Brazil enters new era with far-right president-elect
RIO DE JANEIRO: Brazil entered a new era yesterday after electing its next president, Jair Bolsonaro, a far-right congressman who vowed a fundamental change in direction for the giant Latin American country. Bolsonaro, who openly admires Brazil's former military dictatorship and shocked many with his derogatory remarks on women, gays and blacks, won 55 percent of the vote in a run-off election Sunday-more than 10 points ahead of leftist opponent Fernando Haddad. Having channeled voters' anger with corruption, crime and economic malaise, he will now get down to work trying to deliver on the promise he made in his victory speech: to "change Brazil's destiny."
Bolsonaro, 63, is due to fly to Brasilia today to start the transition process, which will culminate with his swearing-in on January 1. His schedule includes meetings with deeply unpopular outgoing President Michel Temer, as well as the chief justice of the Supreme Court and the army chief of staff. After a vitriolic campaign that left Brazil deeply polarized, the country is anxiously waiting to see what Bolsonaro's presidency will actually look like. One of his top advisers, economic guru Paulo Guedes, promised Sunday night that the changes would be sweeping indeed, at least as far as managing the world's eighth-largest economy is concerned.
"We are going to change the social-democratic economic model. It's terrible. We are prisoners of low growth, high taxes, high interest rates," said Guedes, a liberal economist trained at the University of Chicago who will head an economy super-ministry under Bolsonaro. "Brazil has spent 30 years letting its public expenditures balloon," he told a post-election press conference. "That model corrupted our politics, made taxes go up and caused our debt to snowball... We need pension reform... and we are going to accelerate privatizations."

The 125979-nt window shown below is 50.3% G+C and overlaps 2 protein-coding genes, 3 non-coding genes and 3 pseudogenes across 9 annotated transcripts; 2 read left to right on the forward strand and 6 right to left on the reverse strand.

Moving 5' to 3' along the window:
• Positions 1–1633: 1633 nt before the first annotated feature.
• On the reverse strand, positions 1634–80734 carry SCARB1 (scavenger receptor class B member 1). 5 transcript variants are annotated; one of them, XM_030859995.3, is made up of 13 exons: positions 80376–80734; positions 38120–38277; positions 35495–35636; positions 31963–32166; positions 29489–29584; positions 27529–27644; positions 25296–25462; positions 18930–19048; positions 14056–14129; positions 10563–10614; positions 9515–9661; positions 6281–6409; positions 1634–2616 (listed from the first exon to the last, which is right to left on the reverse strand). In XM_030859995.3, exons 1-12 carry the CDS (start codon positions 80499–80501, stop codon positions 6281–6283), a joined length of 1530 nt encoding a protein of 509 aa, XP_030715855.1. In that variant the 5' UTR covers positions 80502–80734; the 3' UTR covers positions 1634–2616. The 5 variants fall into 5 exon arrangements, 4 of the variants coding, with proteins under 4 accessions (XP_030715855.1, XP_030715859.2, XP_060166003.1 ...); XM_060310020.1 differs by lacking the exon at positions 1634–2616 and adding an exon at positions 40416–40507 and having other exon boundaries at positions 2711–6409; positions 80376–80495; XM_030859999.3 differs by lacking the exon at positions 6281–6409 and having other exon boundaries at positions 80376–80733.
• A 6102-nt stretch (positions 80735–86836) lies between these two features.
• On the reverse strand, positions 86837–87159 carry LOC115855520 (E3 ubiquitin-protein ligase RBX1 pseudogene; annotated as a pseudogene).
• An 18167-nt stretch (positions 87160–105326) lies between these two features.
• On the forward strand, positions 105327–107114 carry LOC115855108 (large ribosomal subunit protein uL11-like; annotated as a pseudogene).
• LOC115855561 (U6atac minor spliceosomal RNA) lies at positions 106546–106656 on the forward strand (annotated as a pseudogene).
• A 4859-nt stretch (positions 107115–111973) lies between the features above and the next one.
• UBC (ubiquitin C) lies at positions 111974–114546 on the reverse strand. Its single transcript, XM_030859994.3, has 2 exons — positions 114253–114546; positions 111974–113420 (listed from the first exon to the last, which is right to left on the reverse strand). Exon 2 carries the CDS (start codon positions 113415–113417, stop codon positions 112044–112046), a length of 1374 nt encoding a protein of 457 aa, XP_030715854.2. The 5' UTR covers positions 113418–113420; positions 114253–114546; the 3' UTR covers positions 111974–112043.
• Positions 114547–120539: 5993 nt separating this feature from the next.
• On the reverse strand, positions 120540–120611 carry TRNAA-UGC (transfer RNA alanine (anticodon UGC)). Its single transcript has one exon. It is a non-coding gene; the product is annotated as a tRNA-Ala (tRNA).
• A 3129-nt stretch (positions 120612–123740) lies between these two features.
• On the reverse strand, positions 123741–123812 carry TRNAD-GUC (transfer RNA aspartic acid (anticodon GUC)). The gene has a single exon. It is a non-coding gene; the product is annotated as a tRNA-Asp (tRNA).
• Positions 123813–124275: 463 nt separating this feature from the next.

The polls came on the heels of Brazil's worst-ever recession, a staggering multi-billion-dollar corruption scandal and a year of record-setting violent crime. Although many voters expressed strong dislike for Bolsonaro, even more rejected Haddad and his Workers' Party, which had won the past four presidential elections. Bolsonaro will now face a tall order uniting a divided country-and made few attempts to do so in his victory lap Sunday.
"We cannot continue flirting with socialism, communism, populism and the extremism of the left," he said in a speech transmitted live on Facebook-the platform he has campaigned on since an attacker stabbed him in the stomach at a rally on September 6, putting him in the hospital for three weeks. The former army captain, who has vowed to govern "for the majority, not the minority," has incensed a long list of Brazilians with his demeaning comments. Haddad, a former Sao Paulo mayor, said Sunday night he would fight to "defend the freedoms of those 45 million people" who voted for him, after Bolsonaro vowed late in the campaign to "cleanse" Brazil of leftist "reds." Aides said Haddad, 55, had not called Bolsonaro to congratulate him.
It is not clear Bolsonaro will be able to make sweeping changes. Working with a divided and discredited Congress, constrained by institutions, and rejected by a large portion of the electorate, he will likely be hemmed in on many fronts. "Bolsonaro is unlikely to benefit from much of an intense honeymoon," consultancy Eurasia Group said in a note. He "will face a polarized society and will probably start his administration with a smaller level of public support in comparison to previously elected presidents."
Opponents have warned Bolsonaro would try to veer toward authoritarianism, after he openly expressed his admiration for Brazil's brutal military dictatorship (1964-1985) and its torture of leftist dissidents. But "we shouldn't lose sight of the fact that Brazil has one of the most solid democracies in Latin America," said Leandro Gabiati, head of Brasilia-based consultancy Dominium. Others were more pessimistic. "This is a dark day for Brazil. Brazilian democracy is now in complete crisis," said Mark Weisbrot of the Center for Economic and Policy Research in Washington._ AFP